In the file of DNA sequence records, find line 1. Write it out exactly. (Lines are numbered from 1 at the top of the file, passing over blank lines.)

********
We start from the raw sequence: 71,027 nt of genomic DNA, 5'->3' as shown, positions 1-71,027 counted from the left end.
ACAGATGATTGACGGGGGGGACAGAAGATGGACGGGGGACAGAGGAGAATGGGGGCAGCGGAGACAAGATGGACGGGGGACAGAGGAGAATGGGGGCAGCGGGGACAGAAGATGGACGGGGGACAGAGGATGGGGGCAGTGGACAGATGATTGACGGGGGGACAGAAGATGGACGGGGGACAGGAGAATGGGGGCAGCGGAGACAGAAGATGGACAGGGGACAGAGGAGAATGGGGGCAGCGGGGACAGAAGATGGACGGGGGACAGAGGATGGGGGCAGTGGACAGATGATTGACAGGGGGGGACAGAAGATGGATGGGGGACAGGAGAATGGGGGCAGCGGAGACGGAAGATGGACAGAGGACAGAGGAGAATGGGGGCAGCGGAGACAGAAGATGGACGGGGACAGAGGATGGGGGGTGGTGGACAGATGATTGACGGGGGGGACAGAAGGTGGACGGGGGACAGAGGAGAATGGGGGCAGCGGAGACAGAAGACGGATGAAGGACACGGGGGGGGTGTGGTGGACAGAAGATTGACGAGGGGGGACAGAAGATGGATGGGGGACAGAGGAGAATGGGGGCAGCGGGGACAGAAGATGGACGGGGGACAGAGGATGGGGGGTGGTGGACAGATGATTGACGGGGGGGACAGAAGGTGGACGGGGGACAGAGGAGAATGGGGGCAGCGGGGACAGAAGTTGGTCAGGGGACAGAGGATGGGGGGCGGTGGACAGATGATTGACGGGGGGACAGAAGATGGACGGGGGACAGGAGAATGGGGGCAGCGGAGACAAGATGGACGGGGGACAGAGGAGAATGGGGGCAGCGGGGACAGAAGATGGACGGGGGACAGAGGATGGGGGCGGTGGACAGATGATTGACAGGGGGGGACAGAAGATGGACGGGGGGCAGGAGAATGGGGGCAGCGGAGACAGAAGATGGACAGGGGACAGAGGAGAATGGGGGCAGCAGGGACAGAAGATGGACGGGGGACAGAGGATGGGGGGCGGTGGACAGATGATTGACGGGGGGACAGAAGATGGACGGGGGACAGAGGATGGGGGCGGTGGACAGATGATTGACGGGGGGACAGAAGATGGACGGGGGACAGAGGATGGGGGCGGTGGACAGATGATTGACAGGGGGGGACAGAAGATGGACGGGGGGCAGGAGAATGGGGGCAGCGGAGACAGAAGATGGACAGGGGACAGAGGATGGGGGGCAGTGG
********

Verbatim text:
We start from the raw sequence: 71,027 nt of genomic DNA, 5'->3' as shown, positions 1-71,027 counted from the left end.